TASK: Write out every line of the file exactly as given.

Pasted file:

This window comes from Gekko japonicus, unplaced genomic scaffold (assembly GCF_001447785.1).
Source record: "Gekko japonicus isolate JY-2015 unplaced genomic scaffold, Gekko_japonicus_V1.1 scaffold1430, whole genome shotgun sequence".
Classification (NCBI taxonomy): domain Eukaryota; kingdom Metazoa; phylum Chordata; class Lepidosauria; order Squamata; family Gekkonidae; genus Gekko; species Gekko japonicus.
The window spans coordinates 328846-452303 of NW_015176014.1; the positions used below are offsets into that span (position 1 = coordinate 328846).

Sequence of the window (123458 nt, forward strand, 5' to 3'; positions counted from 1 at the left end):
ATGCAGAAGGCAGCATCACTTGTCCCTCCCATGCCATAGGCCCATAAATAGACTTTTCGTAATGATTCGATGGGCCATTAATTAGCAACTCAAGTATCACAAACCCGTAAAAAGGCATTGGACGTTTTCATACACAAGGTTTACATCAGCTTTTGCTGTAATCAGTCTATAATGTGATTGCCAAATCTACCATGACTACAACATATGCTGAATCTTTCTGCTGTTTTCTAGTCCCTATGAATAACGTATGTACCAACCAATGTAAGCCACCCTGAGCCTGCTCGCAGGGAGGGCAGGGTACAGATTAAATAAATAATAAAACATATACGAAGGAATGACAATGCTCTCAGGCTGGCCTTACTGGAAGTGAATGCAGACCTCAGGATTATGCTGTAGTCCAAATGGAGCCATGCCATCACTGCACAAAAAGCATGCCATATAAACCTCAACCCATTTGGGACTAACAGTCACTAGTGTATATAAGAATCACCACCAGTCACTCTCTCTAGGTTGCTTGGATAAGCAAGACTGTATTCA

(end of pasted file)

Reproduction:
This window comes from Gekko japonicus, unplaced genomic scaffold (assembly GCF_001447785.1).
Source record: "Gekko japonicus isolate JY-2015 unplaced genomic scaffold, Gekko_japonicus_V1.1 scaffold1430, whole genome shotgun sequence".
Classification (NCBI taxonomy): domain Eukaryota; kingdom Metazoa; phylum Chordata; class Lepidosauria; order Squamata; family Gekkonidae; genus Gekko; species Gekko japonicus.
The window spans coordinates 328846-452303 of NW_015176014.1; the positions used below are offsets into that span (position 1 = coordinate 328846).

Sequence of the window (123458 nt, forward strand, 5' to 3'; positions counted from 1 at the left end):
ATGCAGAAGGCAGCATCACTTGTCCCTCCCATGCCATAGGCCCATAAATAGACTTTTCGTAATGATTCGATGGGCCATTAATTAGCAACTCAAGTATCACAAACCCGTAAAAAGGCATTGGACGTTTTCATACACAAGGTTTACATCAGCTTTTGCTGTAATCAGTCTATAATGTGATTGCCAAATCTACCATGACTACAACATATGCTGAATCTTTCTGCTGTTTTCTAGTCCCTATGAATAACGTATGTACCAACCAATGTAAGCCACCCTGAGCCTGCTCGCAGGGAGGGCAGGGTACAGATTAAATAAATAATAAAACATATACGAAGGAATGACAATGCTCTCAGGCTGGCCTTACTGGAAGTGAATGCAGACCTCAGGATTATGCTGTAGTCCAAATGGAGCCATGCCATCACTGCACAAAAAGCATGCCATATAAACCTCAACCCATTTGGGACTAACAGTCACTAGTGTATATAAGAATCACCACCAGTCACTCTCTCTAGGTTGCTTGGATAAGCAAGACTGTATTCA